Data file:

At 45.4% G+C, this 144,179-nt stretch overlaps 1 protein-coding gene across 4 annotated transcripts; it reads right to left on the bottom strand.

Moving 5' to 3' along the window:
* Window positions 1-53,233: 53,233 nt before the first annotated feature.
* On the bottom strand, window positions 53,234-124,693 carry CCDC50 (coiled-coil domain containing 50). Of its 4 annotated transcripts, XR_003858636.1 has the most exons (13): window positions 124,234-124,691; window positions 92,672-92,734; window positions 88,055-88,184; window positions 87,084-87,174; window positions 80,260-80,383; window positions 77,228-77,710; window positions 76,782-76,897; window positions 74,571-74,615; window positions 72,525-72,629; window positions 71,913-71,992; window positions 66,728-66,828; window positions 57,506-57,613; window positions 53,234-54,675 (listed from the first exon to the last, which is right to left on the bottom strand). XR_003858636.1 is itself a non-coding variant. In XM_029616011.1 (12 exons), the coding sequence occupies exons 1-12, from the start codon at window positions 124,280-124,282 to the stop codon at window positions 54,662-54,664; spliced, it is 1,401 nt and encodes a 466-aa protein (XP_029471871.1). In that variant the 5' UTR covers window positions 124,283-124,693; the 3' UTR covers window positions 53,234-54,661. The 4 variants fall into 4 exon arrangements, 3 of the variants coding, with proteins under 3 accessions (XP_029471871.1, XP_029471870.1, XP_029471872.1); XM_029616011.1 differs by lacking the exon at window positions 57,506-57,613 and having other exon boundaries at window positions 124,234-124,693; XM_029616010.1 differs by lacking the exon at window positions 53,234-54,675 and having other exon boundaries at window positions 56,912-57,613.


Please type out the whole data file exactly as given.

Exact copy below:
At 45.4% G+C, this 144,179-nt stretch overlaps 1 protein-coding gene across 4 annotated transcripts; it reads right to left on the bottom strand.

Moving 5' to 3' along the window:
* Window positions 1-53,233: 53,233 nt before the first annotated feature.
* On the bottom strand, window positions 53,234-124,693 carry CCDC50 (coiled-coil domain containing 50). Of its 4 annotated transcripts, XR_003858636.1 has the most exons (13): window positions 124,234-124,691; window positions 92,672-92,734; window positions 88,055-88,184; window positions 87,084-87,174; window positions 80,260-80,383; window positions 77,228-77,710; window positions 76,782-76,897; window positions 74,571-74,615; window positions 72,525-72,629; window positions 71,913-71,992; window positions 66,728-66,828; window positions 57,506-57,613; window positions 53,234-54,675 (listed from the first exon to the last, which is right to left on the bottom strand). XR_003858636.1 is itself a non-coding variant. In XM_029616011.1 (12 exons), the coding sequence occupies exons 1-12, from the start codon at window positions 124,280-124,282 to the stop codon at window positions 54,662-54,664; spliced, it is 1,401 nt and encodes a 466-aa protein (XP_029471871.1). In that variant the 5' UTR covers window positions 124,283-124,693; the 3' UTR covers window positions 53,234-54,661. The 4 variants fall into 4 exon arrangements, 3 of the variants coding, with proteins under 3 accessions (XP_029471871.1, XP_029471870.1, XP_029471872.1); XM_029616011.1 differs by lacking the exon at window positions 57,506-57,613 and having other exon boundaries at window positions 124,234-124,693; XM_029616010.1 differs by lacking the exon at window positions 53,234-54,675 and having other exon boundaries at window positions 56,912-57,613.